We began implementing the concepts of culinary medicine in an elective at the Weill Cornell Medical College in 2017. The classes consisted of evidence-based didactics, small group cooking activities in a teaching kitchen, eating and discussing the nutritional concepts taught. We used a holistic and patient-centered approach. We also incorporated the cultural diversity of New York City. Students completed final projects designing and developing recipes tailored to the health needs of their patients, taking cultural preferences and socioeconomic factors into account. Not surprisingly, this innovative method of interactive teaching was far more satisfying for the students and educators. The sessions were led by a multidisciplinary group of doctors, registered dietitians and chefs. The feedback we received from the students was overwhelmingly positive: “Especially with medical students, we feel that we don’t have a lot of time and may not eat healthy as a result. This course can show how many healthy recipes can be easy to make.” Others shared: “Learning how diet can manage diseases was eye-opening and I believe should be incorporated into med school curriculum.”

When polled, 100% of our medical students “agreed” or “strongly agreed” that this course has been beneficial to their education and think every medical student would stand to benefit from education in culinary medicine. We saw responses like, "This class should be essential to medical students. This information is crucial for every physician to know," and "I feel like this is a course that should be implemented in every med school curriculum because it is so important to understand that it is the foundation of health – and everything else stems from that."

Historically, nutrition has been denied a prominent place in medical school curriculum. Medical school, referred to formally as “undergraduate medical education” (UME), is the first stage of medical education. United States medical schools offer an average of 19 hours total on nutrition education over four years, much of which is devoted to non-clinical topics like biochemistry. Among physicians, only 14% of doctors feel qualified to offer nutrition advice.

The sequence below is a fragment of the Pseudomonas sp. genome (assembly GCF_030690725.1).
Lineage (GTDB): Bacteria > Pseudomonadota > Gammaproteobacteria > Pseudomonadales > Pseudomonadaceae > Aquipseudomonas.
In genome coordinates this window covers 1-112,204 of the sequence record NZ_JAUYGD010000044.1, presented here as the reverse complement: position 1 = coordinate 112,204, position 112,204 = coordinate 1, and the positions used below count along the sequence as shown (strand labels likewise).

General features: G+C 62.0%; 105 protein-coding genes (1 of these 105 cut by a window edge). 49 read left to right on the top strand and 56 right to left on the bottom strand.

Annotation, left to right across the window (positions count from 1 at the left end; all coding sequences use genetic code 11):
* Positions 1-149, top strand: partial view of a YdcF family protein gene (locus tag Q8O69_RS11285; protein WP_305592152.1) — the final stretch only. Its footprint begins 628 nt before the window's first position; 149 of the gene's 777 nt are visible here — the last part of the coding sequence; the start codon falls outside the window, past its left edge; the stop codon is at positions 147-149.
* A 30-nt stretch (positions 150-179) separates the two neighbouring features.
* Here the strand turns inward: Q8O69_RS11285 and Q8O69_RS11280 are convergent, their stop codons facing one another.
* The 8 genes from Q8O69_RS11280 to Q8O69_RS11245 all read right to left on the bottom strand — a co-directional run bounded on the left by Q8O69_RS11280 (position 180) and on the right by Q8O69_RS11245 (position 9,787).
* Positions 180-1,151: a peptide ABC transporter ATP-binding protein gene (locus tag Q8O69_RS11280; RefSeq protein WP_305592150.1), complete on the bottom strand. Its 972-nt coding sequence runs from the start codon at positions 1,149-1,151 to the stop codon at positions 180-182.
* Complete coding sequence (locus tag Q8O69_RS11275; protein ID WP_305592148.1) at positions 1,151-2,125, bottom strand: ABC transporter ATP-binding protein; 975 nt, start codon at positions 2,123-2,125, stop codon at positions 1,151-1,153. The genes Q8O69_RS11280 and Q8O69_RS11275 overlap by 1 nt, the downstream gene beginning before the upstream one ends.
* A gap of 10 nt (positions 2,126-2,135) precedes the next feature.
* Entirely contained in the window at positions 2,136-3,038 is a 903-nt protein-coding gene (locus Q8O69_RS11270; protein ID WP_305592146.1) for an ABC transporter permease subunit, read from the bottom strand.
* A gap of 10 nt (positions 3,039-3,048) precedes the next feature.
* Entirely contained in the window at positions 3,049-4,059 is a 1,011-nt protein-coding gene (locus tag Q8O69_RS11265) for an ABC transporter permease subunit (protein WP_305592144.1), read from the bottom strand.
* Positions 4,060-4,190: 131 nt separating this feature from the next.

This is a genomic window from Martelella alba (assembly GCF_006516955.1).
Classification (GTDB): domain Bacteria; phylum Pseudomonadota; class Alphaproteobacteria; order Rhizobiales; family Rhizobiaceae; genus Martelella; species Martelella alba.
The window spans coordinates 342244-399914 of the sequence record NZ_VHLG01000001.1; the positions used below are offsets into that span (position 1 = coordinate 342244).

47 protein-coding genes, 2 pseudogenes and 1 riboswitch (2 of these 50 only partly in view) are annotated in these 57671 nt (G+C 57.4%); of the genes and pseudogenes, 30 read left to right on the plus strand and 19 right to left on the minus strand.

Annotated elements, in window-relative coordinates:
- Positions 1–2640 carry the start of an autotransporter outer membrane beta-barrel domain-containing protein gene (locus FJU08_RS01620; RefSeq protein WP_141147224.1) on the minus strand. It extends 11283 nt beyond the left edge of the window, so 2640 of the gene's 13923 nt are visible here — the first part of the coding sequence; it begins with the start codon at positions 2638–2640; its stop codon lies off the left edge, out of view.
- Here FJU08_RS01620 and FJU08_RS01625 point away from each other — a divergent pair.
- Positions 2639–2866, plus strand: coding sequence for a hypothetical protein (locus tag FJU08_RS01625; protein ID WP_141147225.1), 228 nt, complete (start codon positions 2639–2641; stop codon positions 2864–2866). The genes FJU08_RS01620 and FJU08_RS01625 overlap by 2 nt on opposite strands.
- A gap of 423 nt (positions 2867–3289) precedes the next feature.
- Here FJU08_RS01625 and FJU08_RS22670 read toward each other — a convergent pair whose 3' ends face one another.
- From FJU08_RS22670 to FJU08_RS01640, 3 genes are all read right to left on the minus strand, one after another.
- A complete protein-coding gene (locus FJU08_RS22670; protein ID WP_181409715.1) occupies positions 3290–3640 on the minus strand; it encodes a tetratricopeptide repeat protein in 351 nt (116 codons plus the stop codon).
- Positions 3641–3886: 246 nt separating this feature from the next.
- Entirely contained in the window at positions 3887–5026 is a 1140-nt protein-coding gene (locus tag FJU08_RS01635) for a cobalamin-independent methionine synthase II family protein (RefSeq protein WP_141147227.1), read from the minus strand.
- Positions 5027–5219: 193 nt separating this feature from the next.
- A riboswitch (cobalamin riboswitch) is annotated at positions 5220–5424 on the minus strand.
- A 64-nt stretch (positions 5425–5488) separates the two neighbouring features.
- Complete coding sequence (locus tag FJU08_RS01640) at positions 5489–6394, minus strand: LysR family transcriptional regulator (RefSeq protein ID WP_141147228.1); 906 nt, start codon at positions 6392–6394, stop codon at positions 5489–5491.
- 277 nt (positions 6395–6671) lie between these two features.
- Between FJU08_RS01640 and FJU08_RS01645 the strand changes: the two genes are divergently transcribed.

See why one med student enrolled in Culinary Arts

According to Harvard’s Food Law and Policy Clinic, on average, students in medical schools across the country spend less than 1% of lecture time learning about diet, falling short of the National Research Council’s recommendation for baseline nutrition curriculum. Neither the federal government, which provides a significant chunk of funding to medical schools nor accreditation groups, which validate them, enforce any minimum level of diet instruction.

In New York, state legislators recently proposed a bill that would require practicing physicians to receive six hours of nutrition coursework or training every two years (currently “In Assembly Committee”). Our timing is crucial, the burden of diet-related diseases and the gap in nutritional education are pressing. And as health care providers we are being challenged to flatten the curve of mortality and morbidity and improve the knowledge of our students, health care providers and patients. We are looking forward to seeing you soon at ICE.

Meet ICE's doctors, Jonathan Waitman and Swana de Gijsel, and explore a career in Health-Supportive Culinary Arts.